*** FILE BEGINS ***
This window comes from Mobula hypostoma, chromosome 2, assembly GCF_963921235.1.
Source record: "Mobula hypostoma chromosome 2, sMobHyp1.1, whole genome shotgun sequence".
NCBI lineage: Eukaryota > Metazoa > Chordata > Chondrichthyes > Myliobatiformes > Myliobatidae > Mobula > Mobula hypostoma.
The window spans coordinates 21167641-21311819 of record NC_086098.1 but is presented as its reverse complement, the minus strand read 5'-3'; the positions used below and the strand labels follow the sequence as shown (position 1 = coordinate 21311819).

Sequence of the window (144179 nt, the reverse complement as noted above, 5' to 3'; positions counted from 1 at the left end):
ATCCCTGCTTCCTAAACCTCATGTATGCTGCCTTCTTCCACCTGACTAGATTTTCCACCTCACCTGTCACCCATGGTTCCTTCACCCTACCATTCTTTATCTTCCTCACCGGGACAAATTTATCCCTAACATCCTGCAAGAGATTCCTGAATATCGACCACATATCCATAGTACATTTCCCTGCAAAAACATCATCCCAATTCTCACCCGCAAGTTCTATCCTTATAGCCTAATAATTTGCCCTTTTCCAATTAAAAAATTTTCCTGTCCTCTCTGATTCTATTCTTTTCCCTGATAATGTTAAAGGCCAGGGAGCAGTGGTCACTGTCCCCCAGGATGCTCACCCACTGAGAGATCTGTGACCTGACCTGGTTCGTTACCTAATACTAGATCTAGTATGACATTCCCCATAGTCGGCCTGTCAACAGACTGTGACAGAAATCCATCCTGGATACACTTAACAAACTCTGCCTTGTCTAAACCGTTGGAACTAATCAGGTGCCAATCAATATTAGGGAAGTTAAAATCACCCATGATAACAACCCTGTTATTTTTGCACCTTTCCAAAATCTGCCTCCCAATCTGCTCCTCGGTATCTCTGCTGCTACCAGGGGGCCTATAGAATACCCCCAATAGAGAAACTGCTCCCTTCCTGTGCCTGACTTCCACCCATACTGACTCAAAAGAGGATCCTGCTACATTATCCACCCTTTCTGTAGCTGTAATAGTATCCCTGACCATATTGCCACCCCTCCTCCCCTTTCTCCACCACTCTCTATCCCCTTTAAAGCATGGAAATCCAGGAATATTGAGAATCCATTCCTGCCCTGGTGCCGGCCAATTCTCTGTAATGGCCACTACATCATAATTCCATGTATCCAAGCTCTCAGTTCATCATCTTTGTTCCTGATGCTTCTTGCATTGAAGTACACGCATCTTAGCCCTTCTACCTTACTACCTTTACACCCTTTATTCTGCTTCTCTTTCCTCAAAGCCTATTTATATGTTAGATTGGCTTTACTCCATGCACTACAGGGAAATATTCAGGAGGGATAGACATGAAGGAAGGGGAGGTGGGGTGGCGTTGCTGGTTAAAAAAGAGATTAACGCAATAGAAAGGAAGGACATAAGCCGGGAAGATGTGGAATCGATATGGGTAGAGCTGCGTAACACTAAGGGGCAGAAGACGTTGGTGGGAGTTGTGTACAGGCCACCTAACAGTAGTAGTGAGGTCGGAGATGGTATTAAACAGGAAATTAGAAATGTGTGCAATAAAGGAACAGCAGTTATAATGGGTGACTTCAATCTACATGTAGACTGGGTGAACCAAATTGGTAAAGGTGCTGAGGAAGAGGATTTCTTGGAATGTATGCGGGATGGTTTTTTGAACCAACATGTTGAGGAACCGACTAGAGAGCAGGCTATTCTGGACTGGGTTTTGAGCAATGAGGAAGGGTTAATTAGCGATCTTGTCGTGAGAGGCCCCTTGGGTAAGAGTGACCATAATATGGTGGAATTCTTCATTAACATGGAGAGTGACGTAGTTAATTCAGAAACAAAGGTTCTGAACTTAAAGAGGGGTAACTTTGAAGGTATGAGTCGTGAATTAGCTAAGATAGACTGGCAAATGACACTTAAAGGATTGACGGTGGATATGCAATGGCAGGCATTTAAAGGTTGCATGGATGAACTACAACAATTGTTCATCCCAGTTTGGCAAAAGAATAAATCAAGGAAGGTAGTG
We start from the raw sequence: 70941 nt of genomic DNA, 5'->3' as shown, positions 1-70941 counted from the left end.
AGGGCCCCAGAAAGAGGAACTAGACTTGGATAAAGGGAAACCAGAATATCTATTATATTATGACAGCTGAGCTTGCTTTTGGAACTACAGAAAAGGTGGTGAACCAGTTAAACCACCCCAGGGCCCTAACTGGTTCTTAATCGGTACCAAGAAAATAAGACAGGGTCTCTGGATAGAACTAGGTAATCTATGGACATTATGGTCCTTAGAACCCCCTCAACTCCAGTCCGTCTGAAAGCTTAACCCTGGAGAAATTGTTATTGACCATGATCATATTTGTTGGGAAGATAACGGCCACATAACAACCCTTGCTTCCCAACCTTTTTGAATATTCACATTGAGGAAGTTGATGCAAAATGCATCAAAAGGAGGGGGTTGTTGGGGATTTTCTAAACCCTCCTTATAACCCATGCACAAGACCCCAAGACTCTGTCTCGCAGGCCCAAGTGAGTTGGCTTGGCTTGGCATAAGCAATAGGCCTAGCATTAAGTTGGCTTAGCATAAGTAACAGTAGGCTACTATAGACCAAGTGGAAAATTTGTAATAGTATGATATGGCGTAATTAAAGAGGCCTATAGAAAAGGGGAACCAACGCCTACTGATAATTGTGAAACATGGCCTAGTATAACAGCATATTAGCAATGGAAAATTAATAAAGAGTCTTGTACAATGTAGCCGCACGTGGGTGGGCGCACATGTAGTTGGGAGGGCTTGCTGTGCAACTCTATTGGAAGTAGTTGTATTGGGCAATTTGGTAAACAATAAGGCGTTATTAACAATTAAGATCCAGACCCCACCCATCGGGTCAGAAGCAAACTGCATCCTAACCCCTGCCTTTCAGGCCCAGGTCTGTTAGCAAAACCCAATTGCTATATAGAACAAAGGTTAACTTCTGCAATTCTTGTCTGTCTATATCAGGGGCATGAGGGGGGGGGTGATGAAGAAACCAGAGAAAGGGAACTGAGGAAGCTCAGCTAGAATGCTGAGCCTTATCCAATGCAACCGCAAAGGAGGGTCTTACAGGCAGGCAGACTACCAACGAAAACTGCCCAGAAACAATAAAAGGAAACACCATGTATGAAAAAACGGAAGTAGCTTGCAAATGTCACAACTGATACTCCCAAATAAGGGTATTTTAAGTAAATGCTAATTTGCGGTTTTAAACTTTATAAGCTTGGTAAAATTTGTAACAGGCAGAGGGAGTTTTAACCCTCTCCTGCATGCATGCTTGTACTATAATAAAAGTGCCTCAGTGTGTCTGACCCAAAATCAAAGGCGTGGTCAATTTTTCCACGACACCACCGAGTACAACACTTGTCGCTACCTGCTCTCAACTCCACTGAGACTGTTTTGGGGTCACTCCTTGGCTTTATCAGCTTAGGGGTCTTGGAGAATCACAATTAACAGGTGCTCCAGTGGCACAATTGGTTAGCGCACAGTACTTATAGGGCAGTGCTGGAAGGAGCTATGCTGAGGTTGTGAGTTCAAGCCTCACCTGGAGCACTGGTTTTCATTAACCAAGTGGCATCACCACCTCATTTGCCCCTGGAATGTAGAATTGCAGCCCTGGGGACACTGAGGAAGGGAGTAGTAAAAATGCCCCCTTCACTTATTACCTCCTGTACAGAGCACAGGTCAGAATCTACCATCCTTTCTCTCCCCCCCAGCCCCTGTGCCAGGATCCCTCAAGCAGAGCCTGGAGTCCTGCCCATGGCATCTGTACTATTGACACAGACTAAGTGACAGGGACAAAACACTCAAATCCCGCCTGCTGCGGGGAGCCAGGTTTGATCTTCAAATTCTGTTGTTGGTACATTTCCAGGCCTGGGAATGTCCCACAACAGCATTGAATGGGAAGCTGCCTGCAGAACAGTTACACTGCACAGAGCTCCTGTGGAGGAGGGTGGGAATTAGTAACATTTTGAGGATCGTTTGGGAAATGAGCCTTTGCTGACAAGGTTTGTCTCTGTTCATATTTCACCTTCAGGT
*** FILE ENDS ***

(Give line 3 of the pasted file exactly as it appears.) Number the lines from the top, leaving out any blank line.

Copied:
NCBI lineage: Eukaryota > Metazoa > Chordata > Chondrichthyes > Myliobatiformes > Myliobatidae > Mobula > Mobula hypostoma.